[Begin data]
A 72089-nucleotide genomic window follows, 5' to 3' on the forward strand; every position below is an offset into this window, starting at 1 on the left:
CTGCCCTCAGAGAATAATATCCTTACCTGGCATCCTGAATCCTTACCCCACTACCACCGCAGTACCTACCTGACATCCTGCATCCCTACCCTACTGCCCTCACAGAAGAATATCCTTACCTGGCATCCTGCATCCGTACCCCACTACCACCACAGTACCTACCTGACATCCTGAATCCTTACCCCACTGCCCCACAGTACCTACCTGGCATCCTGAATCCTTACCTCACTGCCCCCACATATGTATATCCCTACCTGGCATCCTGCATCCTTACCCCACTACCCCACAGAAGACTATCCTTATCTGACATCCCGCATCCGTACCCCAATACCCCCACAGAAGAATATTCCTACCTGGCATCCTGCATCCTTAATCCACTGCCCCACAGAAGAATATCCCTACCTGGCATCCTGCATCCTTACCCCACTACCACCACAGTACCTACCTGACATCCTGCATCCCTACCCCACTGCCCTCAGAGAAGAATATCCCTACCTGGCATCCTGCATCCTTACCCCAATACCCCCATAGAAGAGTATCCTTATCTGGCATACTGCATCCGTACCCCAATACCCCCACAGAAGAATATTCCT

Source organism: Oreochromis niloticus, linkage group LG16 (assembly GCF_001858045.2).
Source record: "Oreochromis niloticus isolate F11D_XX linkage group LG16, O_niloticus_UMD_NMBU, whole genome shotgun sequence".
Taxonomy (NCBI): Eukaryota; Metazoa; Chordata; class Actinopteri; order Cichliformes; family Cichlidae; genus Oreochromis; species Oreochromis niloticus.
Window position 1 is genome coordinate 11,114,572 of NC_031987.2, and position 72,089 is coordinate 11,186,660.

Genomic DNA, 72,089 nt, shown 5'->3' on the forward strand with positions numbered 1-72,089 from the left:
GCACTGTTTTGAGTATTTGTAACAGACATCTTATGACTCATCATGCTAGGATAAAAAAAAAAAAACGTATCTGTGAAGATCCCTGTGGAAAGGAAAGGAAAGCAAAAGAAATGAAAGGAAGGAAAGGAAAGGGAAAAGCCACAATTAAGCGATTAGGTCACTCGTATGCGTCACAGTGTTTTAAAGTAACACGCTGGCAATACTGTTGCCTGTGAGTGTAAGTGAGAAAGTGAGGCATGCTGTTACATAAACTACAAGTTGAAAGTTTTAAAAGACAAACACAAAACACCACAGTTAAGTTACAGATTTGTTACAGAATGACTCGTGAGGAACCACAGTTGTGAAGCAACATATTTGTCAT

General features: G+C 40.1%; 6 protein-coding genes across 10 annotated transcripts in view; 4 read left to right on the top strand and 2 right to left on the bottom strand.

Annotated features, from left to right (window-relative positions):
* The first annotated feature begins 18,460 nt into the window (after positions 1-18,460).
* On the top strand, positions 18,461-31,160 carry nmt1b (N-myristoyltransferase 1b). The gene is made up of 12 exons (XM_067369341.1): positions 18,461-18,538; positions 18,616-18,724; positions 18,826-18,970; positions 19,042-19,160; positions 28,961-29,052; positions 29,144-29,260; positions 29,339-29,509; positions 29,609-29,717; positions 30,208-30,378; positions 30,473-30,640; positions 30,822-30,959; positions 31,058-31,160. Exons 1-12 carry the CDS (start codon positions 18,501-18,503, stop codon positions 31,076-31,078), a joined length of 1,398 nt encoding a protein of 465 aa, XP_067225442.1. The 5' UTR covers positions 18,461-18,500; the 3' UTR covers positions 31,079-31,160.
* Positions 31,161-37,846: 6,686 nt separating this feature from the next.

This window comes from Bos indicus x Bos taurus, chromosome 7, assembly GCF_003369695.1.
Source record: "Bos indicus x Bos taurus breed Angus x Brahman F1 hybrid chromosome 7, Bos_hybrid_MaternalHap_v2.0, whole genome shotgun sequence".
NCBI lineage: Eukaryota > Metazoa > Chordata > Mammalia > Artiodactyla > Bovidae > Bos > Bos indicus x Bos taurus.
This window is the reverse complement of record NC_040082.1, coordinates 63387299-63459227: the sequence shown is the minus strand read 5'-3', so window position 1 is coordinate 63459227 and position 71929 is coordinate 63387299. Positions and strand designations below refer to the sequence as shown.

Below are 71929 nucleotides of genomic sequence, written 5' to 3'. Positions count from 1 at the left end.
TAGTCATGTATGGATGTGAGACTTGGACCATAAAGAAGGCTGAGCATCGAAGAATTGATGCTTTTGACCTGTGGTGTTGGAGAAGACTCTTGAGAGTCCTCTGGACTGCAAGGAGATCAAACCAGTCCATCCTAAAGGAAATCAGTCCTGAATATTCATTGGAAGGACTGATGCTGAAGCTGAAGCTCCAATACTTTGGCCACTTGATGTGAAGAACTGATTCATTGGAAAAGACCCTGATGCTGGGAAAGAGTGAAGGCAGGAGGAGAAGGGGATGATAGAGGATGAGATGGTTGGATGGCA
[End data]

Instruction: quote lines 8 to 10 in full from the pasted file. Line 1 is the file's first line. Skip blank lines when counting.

GCACTGTTTTGAGTATTTGTAACAGACATCTTATGACTCATCATGCTAGGATAAAAAAAAAAAAACGTATCTGTGAAGATCCCTGTGGAAAGGAAAGGAAAGCAAAAGAAATGAAAGGAAGGAAAGGAAAGGGAAAAGCCACAATTAAGCGATTAGGTCACTCGTATGCGTCACAGTGTTTTAAAGTAACACGCTGGCAATACTGTTGCCTGTGAGTGTAAGTGAGAAAGTGAGGCATGCTGTTACATAAACTACAAGTTGAAAGTTTTAAAAGACAAACACAAAACACCACAGTTAAGTTACAGATTTGTTACAGAATGACTCGTGAGGAACCACAGTTGTGAAGCAACATATTTGTCAT

General features: G+C 40.1%; 6 protein-coding genes across 10 annotated transcripts in view; 4 read left to right on the top strand and 2 right to left on the bottom strand.

Annotated features, from left to right (window-relative positions):